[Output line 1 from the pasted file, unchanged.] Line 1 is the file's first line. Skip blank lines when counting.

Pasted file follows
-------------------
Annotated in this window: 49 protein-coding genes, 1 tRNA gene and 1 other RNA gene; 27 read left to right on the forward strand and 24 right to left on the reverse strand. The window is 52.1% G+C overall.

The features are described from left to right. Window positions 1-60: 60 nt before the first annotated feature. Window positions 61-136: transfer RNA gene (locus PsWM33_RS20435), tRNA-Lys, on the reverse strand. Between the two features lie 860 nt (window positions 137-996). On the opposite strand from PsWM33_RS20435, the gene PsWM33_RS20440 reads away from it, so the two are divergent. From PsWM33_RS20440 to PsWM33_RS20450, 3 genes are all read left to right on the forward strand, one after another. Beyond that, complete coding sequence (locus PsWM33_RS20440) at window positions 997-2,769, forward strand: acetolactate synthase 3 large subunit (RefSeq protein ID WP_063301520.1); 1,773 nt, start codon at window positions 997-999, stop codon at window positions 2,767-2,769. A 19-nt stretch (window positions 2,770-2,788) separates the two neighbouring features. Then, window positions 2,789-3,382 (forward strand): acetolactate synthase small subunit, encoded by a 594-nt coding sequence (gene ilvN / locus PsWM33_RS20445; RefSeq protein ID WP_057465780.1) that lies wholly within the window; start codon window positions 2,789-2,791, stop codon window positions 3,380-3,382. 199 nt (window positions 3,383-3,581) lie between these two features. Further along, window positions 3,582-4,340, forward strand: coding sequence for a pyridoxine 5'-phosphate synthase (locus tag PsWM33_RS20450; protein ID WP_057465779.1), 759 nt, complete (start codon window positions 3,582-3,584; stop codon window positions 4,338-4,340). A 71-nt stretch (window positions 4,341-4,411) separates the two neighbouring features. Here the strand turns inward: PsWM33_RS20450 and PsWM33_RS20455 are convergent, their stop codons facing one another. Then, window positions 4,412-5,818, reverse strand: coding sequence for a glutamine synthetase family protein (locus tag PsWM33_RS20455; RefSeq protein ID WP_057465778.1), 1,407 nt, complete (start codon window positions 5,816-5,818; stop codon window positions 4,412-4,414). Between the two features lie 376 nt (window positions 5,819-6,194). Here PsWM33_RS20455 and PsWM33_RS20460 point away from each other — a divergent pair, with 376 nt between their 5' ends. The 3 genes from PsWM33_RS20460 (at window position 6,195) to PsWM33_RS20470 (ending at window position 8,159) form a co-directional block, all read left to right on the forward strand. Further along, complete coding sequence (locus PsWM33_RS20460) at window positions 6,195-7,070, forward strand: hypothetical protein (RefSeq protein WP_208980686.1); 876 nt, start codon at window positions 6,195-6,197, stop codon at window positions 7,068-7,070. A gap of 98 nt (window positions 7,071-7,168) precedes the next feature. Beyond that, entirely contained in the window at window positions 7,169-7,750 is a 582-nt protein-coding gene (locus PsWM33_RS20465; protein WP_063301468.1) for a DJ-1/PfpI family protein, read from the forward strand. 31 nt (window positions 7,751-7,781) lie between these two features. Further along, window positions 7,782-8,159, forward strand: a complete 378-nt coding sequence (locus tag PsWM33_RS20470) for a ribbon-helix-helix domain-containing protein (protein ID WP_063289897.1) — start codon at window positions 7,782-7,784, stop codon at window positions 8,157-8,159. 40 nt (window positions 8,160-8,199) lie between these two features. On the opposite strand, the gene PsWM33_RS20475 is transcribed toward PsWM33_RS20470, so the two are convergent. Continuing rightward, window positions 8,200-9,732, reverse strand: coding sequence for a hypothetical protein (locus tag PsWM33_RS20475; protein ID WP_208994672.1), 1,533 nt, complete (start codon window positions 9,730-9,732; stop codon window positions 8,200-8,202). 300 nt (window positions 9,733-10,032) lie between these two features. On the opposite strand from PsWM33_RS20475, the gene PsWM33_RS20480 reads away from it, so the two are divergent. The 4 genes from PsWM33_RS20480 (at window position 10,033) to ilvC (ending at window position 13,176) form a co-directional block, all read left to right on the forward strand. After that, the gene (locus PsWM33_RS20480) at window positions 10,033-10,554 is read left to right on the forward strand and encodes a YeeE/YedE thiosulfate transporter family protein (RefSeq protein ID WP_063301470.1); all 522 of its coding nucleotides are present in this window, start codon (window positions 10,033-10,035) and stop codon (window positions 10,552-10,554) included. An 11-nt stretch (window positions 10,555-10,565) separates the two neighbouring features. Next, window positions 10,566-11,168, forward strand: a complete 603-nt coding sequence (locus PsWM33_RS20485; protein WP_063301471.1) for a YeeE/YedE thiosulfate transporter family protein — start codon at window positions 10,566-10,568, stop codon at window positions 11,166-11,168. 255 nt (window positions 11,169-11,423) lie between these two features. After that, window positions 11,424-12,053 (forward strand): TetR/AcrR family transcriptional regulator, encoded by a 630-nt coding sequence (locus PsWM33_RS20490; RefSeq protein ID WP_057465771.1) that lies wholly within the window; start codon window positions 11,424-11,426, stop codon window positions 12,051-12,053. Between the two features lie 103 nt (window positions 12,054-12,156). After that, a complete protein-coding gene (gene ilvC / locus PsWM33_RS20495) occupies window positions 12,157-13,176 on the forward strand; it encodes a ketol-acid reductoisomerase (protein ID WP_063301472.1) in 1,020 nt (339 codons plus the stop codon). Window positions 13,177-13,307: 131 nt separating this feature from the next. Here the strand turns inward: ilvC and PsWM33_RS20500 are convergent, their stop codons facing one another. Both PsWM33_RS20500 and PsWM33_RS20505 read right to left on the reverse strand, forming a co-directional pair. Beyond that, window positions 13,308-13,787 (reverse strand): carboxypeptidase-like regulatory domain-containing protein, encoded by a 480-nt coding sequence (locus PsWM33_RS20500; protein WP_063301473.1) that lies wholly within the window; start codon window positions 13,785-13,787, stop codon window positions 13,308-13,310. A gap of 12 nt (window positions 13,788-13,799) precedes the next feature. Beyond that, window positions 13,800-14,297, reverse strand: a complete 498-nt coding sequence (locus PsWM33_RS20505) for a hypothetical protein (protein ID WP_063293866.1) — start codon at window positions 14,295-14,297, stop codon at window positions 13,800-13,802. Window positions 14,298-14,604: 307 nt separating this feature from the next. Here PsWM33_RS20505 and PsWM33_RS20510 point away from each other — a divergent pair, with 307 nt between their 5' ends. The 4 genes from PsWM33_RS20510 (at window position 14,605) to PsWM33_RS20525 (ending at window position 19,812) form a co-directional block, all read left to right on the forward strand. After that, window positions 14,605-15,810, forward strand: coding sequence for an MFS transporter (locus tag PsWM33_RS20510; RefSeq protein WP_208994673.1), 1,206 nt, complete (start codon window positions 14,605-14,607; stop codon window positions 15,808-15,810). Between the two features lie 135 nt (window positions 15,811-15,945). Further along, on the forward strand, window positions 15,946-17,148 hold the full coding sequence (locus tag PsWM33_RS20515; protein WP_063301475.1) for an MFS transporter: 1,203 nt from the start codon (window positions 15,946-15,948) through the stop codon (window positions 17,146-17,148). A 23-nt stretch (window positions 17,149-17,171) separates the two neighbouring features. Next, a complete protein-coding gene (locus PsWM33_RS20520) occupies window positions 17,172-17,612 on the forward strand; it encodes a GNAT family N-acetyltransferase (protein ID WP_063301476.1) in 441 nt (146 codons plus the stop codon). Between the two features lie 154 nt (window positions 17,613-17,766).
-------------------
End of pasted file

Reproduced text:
Annotated in this window: 49 protein-coding genes, 1 tRNA gene and 1 other RNA gene; 27 read left to right on the forward strand and 24 right to left on the reverse strand. The window is 52.1% G+C overall.